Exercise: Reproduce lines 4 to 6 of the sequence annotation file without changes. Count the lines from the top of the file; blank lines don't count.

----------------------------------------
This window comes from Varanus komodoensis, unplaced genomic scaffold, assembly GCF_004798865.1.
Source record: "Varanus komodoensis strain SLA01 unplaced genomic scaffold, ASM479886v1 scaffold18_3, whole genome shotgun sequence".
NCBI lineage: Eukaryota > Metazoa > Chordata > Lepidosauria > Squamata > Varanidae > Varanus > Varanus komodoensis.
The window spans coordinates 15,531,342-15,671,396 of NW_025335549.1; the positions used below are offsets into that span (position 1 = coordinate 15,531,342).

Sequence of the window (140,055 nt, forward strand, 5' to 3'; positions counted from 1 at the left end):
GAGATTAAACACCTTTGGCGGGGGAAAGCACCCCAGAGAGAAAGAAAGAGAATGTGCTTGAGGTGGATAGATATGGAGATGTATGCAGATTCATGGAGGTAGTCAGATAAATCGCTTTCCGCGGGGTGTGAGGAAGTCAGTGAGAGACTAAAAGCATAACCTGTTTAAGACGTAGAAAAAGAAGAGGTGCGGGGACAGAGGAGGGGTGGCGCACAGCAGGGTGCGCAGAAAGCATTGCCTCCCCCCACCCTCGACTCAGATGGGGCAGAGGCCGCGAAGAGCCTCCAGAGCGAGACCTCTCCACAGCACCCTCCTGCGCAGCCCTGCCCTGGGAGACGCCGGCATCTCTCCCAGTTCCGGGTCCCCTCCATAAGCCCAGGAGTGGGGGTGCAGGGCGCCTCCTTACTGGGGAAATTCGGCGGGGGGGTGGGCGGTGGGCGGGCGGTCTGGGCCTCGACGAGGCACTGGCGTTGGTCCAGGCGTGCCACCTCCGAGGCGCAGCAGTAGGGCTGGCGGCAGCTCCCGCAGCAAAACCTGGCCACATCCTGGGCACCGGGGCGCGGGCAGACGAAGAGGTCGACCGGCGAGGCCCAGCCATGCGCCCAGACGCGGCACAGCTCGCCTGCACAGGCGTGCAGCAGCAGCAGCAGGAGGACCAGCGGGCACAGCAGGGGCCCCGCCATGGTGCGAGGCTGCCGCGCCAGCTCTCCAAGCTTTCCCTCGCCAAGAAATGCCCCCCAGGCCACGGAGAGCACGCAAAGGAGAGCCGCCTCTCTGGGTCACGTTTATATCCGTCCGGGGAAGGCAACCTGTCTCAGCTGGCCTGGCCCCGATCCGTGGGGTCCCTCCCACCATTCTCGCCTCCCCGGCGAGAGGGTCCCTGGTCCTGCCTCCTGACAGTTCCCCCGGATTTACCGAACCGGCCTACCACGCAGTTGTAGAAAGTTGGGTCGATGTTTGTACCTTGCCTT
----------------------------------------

The window spans coordinates 15,531,342-15,671,396 of NW_025335549.1; the positions used below are offsets into that span (position 1 = coordinate 15,531,342).

Sequence of the window (140,055 nt, forward strand, 5' to 3'; positions counted from 1 at the left end):
GAGATTAAACACCTTTGGCGGGGGAAAGCACCCCAGAGAGAAAGAAAGAGAATGTGCTTGAGGTGGATAGATATGGAGATGTATGCAGATTCATGGAGGTAGTCAGATAAATCGCTTTCCGCGGGGTGTGAGGAAGTCAGTGAGAGACTAAAAGCATAACCTGTTTAAGACGTAGAAAAAGAAGAGGTGCGGGGACAGAGGAGGGGTGGCGCACAGCAGGGTGCGCAGAAAGCATTGCCTCCCCCCACCCTCGACTCAGATGGGGCAGAGGCCGCGAAGAGCCTCCAGAGCGAGACCTCTCCACAGCACCCTCCTGCGCAGCCCTGCCCTGGGAGACGCCGGCATCTCTCCCAGTTCCGGGTCCCCTCCATAAGCCCAGGAGTGGGGGTGCAGGGCGCCTCCTTACTGGGGAAATTCGGCGGGGGGGTGGGCGGTGGGCGGGCGGTCTGGGCCTCGACGAGGCACTGGCGTTGGTCCAGGCGTGCCACCTCCGAGGCGCAGCAGTAGGGCTGGCGGCAGCTCCCGCAGCAAAACCTGGCCACATCCTGGGCACCGGGGCGCGGGCAGACGAAGAGGTCGACCGGCGAGGCCCAGCCATGCGCCCAGACGCGGCACAGCTCGCCTGCACAGGCGTGCAGCAGCAGCAGCAGGAGGACCAGCGGGCACAGCAGGGGCCCCGCCATGGTGCGAGGCTGCCGCGCCAGCTCTCCAAGCTTTCCCTCGCCAAGAAATGCCCCCCAGGCCACGGAGAGCACGCAAAGGAGAGCCGCCTCTCTGGGTCACGTTTATATCCGTCCGGGGAAGGCAACCTGTCTCAGCTGGCCTGGCCCCGATCCGTGGGGTCCCTCCCACCATTCTCGCCTCCCCGGCGAGAGGGTCCCTGGTCCTGCCTCCTGACAGTTCCCCCGGATTTACCGAACCGGCCTACCACGCAGTTGTAGAAAGTTGGGTCGATGTTTGTACCTTGCCTT